There are chances that you have probably seen a good handful of clay model– whether it might be Hollywood Blockbusters enhancing the silver screen or miracles of the small screen. You might not have even flickered an eyelid at its place in animation past.
Clay animation was invented long back in 1897 and from its invention to this modern day works of art from the talented folks at animation studios, there is an entire history to it that you might find astonishing. So join us on a journey back into clay animation past as we look at some of the art forms.
When was Claymation invented?
It is harmless to say that our favorite Claymation films might never have made it to any type of screen at all, without the all-important invention of Plasticine back in 1897. Whereas old-style media was starting to dip its toe in the waters of cell animation (AKA, painting images on transparent sheets then stitching them together), clay animation was on the borders of the art form.
How does it work?
For early alchemists of clay animation and even to this day, the method still continues somewhat similar. Claymation creatures start as just that, clay before they are molded onto frames and covered in fluid called Latex. Then, it is up to the Claymation controllers to move the character into the positions they need to make the film.
With this in mind, the first known use of Claymation was in 1908, with The Sculptor’s Nightmare
The Sculptor’s Nightmare
The Sculptor’s Nightmare by Edison Manufacturing shook the film world by mixing a cohort of actors with moving, clay figures. Well, to be more precise, a Claymation bust of Theodore Roosevelt which transforms from a simple slab of clay, in front of your very eyes, as the political club acts out who will replace him.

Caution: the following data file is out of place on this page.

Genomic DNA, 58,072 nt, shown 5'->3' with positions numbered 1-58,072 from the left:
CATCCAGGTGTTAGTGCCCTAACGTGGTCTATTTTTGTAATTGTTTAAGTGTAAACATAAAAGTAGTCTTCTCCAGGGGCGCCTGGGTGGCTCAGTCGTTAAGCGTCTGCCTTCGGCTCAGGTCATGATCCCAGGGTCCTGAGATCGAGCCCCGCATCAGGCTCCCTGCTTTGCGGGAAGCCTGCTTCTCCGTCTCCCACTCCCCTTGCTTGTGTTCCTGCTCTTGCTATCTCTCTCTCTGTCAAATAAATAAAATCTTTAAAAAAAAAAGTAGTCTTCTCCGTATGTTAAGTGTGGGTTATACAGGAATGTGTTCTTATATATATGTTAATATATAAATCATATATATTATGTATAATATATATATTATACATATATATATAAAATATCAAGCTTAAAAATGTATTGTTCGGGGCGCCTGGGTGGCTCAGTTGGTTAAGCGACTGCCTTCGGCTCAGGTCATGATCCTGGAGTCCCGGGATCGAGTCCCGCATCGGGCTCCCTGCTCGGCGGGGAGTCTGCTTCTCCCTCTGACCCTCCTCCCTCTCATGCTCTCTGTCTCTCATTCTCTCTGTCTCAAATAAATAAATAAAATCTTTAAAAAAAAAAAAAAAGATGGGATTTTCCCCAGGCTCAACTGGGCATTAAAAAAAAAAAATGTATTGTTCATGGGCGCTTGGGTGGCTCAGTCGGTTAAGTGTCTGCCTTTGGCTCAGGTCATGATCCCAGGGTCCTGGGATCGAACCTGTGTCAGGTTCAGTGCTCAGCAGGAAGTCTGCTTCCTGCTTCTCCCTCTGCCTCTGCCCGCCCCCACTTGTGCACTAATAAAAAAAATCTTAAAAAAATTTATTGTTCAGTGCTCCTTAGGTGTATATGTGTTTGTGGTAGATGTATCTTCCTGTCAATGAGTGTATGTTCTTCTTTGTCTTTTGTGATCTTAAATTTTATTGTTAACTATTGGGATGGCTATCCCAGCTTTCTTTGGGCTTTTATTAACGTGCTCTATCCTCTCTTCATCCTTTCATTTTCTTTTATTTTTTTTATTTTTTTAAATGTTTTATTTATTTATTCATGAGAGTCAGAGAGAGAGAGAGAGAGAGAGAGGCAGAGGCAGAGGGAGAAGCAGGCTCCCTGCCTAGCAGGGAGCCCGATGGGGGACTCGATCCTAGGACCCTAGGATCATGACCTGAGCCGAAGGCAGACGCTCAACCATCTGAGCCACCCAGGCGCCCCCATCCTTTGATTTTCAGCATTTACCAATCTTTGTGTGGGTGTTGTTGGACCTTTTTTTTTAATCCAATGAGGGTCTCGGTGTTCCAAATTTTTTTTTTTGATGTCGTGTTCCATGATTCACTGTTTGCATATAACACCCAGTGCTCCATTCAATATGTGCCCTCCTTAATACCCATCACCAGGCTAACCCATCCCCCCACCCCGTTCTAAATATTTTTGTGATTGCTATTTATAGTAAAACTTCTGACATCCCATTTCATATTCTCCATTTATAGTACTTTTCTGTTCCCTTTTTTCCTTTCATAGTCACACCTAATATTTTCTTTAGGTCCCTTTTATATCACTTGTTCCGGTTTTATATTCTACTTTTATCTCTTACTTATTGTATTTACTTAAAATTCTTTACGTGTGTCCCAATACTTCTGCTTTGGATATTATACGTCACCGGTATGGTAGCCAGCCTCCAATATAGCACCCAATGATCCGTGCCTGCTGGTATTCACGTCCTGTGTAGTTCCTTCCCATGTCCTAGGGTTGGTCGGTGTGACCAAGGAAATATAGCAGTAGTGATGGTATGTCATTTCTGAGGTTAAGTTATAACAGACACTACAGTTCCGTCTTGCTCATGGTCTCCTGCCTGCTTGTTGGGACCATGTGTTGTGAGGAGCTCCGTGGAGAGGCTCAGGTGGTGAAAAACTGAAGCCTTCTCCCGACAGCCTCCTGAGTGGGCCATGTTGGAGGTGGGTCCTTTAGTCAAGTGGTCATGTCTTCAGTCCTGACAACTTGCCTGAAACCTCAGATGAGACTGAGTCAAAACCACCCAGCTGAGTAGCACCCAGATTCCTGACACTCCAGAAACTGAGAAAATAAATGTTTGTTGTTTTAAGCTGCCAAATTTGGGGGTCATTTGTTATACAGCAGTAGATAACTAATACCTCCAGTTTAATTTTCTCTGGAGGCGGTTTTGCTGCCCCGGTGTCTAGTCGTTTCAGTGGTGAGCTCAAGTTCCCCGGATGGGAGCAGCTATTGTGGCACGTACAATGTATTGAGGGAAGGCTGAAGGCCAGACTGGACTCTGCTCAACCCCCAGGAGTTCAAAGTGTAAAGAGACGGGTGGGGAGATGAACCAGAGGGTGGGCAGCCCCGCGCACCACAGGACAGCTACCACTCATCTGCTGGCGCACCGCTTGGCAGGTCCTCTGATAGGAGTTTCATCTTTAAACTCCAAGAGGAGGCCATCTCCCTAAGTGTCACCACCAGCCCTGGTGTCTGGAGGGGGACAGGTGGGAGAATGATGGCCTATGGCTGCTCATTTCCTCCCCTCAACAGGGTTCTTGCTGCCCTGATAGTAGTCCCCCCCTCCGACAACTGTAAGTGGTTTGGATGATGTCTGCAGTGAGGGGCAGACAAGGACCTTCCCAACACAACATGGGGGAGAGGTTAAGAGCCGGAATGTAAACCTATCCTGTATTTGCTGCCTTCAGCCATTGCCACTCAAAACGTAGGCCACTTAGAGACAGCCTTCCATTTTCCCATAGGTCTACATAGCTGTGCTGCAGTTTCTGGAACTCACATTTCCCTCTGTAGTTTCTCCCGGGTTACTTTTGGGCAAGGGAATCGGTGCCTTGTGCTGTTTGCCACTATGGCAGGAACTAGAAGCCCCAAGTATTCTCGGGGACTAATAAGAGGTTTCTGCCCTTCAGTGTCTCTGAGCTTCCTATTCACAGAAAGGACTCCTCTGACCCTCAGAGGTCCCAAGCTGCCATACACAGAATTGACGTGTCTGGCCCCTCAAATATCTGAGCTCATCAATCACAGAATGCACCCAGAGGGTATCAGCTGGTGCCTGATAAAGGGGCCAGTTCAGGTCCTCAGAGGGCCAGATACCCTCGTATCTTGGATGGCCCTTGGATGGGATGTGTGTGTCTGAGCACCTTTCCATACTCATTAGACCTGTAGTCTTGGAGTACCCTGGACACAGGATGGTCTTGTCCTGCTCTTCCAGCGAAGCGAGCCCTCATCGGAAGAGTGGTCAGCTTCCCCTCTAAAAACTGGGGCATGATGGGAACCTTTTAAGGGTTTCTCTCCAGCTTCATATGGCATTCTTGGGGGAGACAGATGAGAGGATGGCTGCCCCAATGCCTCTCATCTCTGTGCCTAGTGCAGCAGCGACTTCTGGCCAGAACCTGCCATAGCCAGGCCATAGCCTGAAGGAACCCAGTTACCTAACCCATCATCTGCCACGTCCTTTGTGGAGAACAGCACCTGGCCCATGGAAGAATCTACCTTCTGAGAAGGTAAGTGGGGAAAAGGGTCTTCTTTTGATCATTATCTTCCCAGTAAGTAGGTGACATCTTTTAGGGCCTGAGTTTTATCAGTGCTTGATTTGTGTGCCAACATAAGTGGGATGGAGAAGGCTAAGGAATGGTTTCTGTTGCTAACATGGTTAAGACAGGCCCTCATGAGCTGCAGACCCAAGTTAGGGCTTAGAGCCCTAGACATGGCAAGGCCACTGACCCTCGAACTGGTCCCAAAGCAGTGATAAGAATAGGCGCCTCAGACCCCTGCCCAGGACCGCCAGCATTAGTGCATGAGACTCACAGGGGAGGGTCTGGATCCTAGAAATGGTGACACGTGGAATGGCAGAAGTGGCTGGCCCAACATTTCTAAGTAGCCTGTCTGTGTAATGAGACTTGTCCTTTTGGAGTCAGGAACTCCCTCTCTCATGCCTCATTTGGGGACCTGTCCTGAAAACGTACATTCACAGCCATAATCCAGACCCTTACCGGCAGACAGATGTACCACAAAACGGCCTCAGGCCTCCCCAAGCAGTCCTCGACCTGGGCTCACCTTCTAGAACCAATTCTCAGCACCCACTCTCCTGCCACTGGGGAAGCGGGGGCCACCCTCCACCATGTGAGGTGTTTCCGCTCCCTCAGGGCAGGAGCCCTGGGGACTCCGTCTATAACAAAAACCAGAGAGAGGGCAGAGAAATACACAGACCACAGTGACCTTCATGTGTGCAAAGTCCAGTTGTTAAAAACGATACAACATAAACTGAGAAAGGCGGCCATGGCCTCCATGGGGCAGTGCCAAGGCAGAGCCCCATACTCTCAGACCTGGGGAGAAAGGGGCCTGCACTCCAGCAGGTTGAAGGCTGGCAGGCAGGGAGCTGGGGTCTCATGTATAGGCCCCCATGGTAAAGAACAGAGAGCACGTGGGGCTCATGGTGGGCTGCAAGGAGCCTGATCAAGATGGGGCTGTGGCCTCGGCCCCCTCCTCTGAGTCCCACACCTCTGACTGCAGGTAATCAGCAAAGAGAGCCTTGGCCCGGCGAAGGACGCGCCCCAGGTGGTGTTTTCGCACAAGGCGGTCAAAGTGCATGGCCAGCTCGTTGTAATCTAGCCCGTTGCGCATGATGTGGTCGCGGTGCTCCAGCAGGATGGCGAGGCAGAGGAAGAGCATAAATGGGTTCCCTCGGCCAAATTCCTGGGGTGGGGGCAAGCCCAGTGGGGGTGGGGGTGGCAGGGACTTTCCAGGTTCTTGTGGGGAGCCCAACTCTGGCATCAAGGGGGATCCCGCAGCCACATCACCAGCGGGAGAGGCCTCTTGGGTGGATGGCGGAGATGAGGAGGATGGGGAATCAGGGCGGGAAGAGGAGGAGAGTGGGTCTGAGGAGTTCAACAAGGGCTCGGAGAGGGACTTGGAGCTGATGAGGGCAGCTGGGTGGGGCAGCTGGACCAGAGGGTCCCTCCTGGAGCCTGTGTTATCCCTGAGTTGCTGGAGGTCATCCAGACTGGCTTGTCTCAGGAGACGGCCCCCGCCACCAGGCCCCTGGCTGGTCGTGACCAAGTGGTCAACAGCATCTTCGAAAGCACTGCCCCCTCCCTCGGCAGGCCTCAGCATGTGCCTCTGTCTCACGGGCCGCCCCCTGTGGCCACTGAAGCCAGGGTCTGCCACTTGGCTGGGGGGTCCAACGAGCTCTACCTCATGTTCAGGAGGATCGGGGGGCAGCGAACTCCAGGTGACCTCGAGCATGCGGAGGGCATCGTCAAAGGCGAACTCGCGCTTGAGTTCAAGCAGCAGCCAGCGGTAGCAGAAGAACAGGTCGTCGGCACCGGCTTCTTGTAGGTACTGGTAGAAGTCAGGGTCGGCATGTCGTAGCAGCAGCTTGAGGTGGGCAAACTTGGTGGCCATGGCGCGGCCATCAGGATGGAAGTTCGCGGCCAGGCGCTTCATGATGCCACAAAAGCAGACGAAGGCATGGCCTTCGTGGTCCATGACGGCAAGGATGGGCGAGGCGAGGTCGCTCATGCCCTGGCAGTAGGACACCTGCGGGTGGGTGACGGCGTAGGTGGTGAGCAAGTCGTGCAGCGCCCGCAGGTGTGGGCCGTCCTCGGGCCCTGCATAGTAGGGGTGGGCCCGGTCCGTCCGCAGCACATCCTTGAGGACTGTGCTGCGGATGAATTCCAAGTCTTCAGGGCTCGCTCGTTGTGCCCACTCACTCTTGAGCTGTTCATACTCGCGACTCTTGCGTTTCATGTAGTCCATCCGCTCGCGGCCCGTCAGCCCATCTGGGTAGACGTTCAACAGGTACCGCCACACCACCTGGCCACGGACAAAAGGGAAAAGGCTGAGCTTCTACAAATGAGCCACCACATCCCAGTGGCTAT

Not only early Claymation but also an example of early political satire, all in one.
In 2000, Nick Park (of Aardman fame) and Peter Lord (co-founder of Aardman Animations) directed the comical escapade that is Chicken Run. An animation staring Ginger and Rocky, the plucky leads, in a full-length feature, it was a box office smash and was Aardman Animation’s first full-length fully Claymation feature film.
With all the charm of Wallace and Gromit and years of stop-motion experience behind them, it became the highest grossing animated film of all time, at a staggering $224 million.
And to get the film finished? It took 30 sets, 80 animators and a team of 180 – with one minute of filming completed per week. That’s Claymation dedication.
From here, there’s been no stopping clay animation, with new films and shorts springing up all the time from animation studios across the globe. For something that started as a ball of clay, or rather plasticine, invented back in the 19th century, who knew we’d end up here with a whole new medium for storytelling? It won’t be long until the next big stop-motion success hits our screens.